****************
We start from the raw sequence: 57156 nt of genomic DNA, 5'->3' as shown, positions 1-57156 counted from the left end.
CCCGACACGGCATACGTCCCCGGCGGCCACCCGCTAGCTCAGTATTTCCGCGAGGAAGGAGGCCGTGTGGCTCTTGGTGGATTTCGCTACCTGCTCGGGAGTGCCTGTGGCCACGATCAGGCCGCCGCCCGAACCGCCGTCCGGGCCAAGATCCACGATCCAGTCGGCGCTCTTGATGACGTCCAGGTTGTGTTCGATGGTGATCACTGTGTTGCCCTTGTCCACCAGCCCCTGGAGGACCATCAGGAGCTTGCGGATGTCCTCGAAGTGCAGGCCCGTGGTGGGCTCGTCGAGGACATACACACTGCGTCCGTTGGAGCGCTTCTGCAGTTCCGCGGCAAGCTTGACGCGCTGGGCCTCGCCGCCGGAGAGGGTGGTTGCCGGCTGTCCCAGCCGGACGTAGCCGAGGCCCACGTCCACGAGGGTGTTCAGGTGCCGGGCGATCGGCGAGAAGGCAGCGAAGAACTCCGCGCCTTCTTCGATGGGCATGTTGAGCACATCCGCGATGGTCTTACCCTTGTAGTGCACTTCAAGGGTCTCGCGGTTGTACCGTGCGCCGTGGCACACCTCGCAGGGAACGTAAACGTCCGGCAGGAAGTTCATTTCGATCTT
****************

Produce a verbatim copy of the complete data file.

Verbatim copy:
We start from the raw sequence: 57156 nt of genomic DNA, 5'->3' as shown, positions 1-57156 counted from the left end.
CCCGACACGGCATACGTCCCCGGCGGCCACCCGCTAGCTCAGTATTTCCGCGAGGAAGGAGGCCGTGTGGCTCTTGGTGGATTTCGCTACCTGCTCGGGAGTGCCTGTGGCCACGATCAGGCCGCCGCCCGAACCGCCGTCCGGGCCAAGATCCACGATCCAGTCGGCGCTCTTGATGACGTCCAGGTTGTGTTCGATGGTGATCACTGTGTTGCCCTTGTCCACCAGCCCCTGGAGGACCATCAGGAGCTTGCGGATGTCCTCGAAGTGCAGGCCCGTGGTGGGCTCGTCGAGGACATACACACTGCGTCCGTTGGAGCGCTTCTGCAGTTCCGCGGCAAGCTTGACGCGCTGGGCCTCGCCGCCGGAGAGGGTGGTTGCCGGCTGTCCCAGCCGGACGTAGCCGAGGCCCACGTCCACGAGGGTGTTCAGGTGCCGGGCGATCGGCGAGAAGGCAGCGAAGAACTCCGCGCCTTCTTCGATGGGCATGTTGAGCACATCCGCGATGGTCTTACCCTTGTAGTGCACTTCAAGGGTCTCGCGGTTGTACCGTGCGCCGTGGCACACCTCGCAGGGAACGTAAACGTCCGGCAGGAAGTTCATTTCGATCTT